On 23 April, episodic skirmishing quickly roared into the flames of a robust fight as the 47th Pennsylvanians and other members of their brigade took on the Confederate troops of Brigadier-General Hamilton Bee in the Battle of Cane River (also known as “the Affair at Monett’s Ferry”). Part of an advance party led by Union Brigadier-General William Emory, the 47th Pennsylvania supported Emory’s artillery as it countered a barrage from the Confederate artillery’s 20-pound Parrott guns. Meanwhile, other troops under Emory worked their way across the Cane River, attacked Bee’s flank, and forced a Rebel retreat. That Union brigade then erected a series of pontoon bridges, enabling the 47th and other remaining Union troops to make the Cane River Crossing by the next day. As the Confederates retreated, they torched their own food stores, as well as the cotton supplies of their fellow southerners.

In a letter penned from Morganza, Louisiana on 29 May, Henry Wharton described what had happened to the 47th Pennsylvanians during and immediately after making camp at Grand Ecore:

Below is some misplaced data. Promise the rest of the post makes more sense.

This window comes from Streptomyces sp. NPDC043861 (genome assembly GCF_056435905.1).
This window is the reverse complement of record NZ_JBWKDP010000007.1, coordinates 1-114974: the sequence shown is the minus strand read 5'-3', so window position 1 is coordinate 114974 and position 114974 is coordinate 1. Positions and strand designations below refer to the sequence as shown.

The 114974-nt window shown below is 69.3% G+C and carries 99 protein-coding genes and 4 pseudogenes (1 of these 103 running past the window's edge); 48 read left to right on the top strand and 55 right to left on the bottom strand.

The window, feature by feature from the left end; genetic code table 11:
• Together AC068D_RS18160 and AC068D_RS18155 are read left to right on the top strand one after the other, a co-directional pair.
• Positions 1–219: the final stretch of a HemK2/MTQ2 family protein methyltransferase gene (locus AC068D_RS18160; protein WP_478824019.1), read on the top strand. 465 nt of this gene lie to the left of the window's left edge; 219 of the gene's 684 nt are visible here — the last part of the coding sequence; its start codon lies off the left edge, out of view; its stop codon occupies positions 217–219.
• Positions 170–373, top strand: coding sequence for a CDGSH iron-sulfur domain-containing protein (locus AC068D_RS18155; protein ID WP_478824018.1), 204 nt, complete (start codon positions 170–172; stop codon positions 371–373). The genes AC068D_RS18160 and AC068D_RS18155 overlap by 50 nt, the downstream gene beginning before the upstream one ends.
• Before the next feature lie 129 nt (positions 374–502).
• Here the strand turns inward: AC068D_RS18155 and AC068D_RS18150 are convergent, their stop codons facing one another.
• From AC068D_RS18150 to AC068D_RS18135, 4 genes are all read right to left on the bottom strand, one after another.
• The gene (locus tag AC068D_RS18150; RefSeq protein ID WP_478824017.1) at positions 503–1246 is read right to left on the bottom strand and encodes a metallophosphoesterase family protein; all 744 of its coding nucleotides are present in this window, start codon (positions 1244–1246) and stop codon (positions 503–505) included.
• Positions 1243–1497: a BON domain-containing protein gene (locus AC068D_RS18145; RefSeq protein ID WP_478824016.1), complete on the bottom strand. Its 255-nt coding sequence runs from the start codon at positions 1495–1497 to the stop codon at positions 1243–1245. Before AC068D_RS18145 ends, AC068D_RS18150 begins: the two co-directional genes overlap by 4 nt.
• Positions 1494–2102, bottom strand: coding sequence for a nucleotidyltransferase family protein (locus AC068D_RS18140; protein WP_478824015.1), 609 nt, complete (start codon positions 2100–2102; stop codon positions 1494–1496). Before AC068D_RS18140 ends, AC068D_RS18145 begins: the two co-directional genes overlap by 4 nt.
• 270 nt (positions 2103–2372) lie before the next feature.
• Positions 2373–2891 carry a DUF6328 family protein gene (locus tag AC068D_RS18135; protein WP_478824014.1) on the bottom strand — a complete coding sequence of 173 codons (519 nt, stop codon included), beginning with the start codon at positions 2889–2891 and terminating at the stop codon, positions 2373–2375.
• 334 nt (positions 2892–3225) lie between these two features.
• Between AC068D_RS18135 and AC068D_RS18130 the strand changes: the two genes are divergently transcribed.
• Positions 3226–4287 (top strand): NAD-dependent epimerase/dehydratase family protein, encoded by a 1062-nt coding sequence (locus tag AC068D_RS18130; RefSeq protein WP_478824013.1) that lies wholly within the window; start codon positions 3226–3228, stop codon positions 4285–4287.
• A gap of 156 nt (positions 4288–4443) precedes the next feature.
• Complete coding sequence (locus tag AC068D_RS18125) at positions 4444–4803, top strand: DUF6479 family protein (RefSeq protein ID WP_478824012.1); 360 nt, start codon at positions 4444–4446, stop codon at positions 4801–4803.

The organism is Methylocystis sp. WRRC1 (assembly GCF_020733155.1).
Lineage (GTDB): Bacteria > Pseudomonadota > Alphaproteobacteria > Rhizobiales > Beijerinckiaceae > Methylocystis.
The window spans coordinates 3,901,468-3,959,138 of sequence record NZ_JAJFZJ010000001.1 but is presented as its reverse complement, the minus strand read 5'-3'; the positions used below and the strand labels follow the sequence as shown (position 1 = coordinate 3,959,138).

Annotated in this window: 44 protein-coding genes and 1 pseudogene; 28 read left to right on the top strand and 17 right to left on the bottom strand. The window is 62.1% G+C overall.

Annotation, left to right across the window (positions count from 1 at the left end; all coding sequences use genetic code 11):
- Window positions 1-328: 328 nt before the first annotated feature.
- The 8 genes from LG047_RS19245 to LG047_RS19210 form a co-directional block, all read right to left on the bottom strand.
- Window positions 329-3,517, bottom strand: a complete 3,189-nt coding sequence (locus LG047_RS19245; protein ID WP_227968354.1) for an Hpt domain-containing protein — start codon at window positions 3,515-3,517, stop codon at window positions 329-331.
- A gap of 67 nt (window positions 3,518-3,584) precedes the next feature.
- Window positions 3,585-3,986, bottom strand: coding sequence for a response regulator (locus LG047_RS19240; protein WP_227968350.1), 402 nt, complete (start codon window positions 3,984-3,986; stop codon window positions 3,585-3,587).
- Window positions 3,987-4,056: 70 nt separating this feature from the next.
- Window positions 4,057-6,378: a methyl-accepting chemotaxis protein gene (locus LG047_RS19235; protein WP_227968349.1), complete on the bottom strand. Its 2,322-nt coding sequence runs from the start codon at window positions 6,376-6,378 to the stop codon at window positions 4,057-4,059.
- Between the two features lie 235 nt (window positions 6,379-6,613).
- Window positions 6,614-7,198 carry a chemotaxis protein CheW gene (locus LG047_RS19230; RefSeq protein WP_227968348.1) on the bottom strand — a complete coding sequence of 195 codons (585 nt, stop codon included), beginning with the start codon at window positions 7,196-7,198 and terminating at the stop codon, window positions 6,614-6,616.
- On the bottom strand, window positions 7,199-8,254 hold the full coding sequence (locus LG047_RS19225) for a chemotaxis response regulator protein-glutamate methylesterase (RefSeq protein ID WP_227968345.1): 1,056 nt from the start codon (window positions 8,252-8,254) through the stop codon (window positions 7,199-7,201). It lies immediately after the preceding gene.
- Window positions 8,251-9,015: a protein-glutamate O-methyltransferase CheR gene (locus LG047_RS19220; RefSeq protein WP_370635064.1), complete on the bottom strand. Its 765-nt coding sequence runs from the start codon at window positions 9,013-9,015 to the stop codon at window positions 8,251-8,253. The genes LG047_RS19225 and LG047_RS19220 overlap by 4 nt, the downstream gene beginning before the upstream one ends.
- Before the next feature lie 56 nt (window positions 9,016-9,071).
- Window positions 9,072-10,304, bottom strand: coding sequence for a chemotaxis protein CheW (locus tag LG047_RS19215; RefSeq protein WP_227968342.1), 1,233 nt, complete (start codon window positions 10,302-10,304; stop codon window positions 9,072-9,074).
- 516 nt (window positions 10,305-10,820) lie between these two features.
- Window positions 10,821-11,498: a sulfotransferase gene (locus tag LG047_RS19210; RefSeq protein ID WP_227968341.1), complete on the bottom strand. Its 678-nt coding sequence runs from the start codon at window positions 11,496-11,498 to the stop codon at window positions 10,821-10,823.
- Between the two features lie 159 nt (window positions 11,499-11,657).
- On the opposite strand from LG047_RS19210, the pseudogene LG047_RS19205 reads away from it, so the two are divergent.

Our sojourn at Grand Ecore was for eleven days, during which time our position was well fortified by entrenchments for a length of five miles, made of heavy logs, five feet high and six feet wide, filled in with dirt. In front of this, trees were felled for a distance of two hundred yards, so that if the enemy attacked we had an open space before us which would enable our forces to repel them and follow if necessary. But our labor seemed to the men as useless, for on the morning of 22d April, the army abandoned these works and started for Alexandria. From our scouts it was ascertained that the enemy had passed some miles to our left with the intention of making a stand against our right at Bayou Cane, where there is a high bluff and dense woods, and at the same attack Smith’s forces who were bringing up the rear. This first day was a hard one on the boys, for by ten o’clock at night they made Cloutierville, a distance of forty-five miles. On that day the rear was attacked which caused our forces to reverse their front and form in line of battle, expecting too, to go back to the relief of Smith, but he needed no assistance, sending word to the front that he had ‘whipped them, and could do it again.’ It was well that Banks made so long a march on that day, for on the next we found the enemy prepared to carry out their design of attacking us front and rear. Skirmishing commenced early in the morning and as our columns advanced he fell back towards the bayou, when we soon discovered the position of their batteries on the bluff. There was then an artillery duel by the smaller pieces, and some sharp fighting by the cavalry, when the ‘mule battery,’ twenty pound Parrott guns, opened a heavy fire, which soon dislodged them, forcing the chivalry to flee in a manner not at all suitable to their boasted courage. Before this one cavalry, the 3d Brigade of the 1st Div., and Birges’ brigade of the second, had crossed the bayou and were doing good service, which, with the other work, made the enemy show their heels. The 3d brigade done some daring deeds in this fight, as also did the cavalry. In one instance the 3d charged up a hill almost perpendicular, driving the enemy back by the bayonet without firing a gun. The woods on this bluff was so thick that the cavalry had to dismount and fight on foot. During the whole of the day, our brigade, the 2d was supporting artillery, under fire all the time, and could not give Mr. Reb a return shot.